**In the light of Stanley’s apology, I changed the more incendiary title of this post to a more descriptive one.
Andy Stanley has responded in a tweet, not to this article in particular, but to the general social media firestorm. Here is what the tweet said:
The negative reaction to the clip from last weekend’s message is entirely justified. Heck, even I was offended by what I said! I apologize.
Poor me, I know.
Okay, that’s nothing that several discernment bloggers haven’t said before, right? When you reach any level of notoriety in blogging, have an abrasive online personality, and express strong opinions, you have to get used to having your words dissected, your motives questioned, and your actions challenged. But I saw a tweet this morning by the estimable Dr. Bart Barber which I wanted to believe was an exaggeration on his part. So, I followed the video and watched what Andy Stanley said Sunday, February 27, 2016, at Northpoint church.
Here is a link to the message. I’ve not found a way to embed the video so here’s a link to it:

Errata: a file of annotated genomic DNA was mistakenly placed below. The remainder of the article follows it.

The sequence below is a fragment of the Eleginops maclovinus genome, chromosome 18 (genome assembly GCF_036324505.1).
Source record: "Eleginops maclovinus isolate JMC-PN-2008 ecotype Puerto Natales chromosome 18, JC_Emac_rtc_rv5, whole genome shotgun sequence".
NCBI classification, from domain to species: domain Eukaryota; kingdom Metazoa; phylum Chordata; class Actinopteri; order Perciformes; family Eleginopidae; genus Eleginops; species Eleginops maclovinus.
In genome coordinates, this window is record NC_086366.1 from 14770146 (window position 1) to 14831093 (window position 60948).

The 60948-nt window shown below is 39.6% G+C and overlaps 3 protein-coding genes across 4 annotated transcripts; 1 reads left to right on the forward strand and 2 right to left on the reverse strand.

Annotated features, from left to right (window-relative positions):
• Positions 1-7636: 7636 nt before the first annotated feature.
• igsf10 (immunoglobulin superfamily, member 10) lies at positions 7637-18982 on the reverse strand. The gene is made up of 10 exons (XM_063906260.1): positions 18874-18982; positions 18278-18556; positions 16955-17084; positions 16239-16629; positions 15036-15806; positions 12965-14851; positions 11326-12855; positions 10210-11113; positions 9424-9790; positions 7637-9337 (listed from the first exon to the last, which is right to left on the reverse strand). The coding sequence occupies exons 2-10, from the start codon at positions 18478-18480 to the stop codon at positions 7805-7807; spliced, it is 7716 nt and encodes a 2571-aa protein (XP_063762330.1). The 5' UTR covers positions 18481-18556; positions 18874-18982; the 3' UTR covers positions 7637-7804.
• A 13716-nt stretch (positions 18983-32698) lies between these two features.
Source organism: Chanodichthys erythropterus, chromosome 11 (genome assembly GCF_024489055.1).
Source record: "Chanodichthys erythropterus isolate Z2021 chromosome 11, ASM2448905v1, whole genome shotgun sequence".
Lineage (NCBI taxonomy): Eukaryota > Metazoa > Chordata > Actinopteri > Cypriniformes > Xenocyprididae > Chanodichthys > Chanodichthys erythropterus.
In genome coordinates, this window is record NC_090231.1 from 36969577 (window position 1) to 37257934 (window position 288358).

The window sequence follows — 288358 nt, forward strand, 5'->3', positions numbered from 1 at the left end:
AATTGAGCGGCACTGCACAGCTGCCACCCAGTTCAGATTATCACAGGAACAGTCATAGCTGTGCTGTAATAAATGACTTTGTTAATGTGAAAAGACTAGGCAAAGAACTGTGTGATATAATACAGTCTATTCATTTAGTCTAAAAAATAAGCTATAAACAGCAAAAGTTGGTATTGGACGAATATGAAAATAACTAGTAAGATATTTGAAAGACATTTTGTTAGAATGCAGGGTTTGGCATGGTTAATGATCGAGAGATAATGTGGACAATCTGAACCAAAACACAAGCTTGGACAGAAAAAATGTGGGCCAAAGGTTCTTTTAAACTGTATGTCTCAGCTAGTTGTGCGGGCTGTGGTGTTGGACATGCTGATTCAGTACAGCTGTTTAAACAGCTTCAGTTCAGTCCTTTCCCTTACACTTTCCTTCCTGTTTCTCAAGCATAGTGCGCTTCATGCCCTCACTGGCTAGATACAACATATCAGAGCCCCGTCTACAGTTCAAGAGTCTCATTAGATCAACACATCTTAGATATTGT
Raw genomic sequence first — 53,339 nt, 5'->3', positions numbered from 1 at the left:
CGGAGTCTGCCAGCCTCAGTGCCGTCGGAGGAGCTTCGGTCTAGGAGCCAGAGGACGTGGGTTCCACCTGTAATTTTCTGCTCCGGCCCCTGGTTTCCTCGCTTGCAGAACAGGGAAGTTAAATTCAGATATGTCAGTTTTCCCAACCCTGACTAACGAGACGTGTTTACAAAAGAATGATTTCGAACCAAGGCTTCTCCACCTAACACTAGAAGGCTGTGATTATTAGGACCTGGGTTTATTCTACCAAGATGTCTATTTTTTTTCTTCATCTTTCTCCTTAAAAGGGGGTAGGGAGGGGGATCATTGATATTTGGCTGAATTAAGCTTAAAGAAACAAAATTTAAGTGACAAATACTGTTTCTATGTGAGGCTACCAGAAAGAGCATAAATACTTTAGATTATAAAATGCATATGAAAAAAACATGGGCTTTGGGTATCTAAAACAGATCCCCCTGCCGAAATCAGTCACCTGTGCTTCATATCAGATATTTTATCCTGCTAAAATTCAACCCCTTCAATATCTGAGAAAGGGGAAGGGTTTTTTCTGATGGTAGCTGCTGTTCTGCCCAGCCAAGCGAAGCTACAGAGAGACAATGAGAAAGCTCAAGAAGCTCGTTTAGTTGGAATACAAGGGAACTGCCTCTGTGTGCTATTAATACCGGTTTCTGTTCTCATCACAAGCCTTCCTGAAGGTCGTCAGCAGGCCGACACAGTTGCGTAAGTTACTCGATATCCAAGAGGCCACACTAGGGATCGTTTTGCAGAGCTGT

You can listen to it or watch it on video. The relevant section is found from about 16:00 to 19:00. It is in that section that Andy Stanley says something amazing.
Small churches are selfish! Churches of under 300 are not able to provide a full ministry to children and youth and are therefore inferior to big churches. We are selfish for continuing in our small church ministries.
If you feel that I am being unfair, I’d simply challenge you to listen to Andy Stanley’s message, at least to the 3 minutes I identified above. I listened to the entire message up to the point the 19 minute mark I referenced. I did not continue to listen after that. I would make the following observations.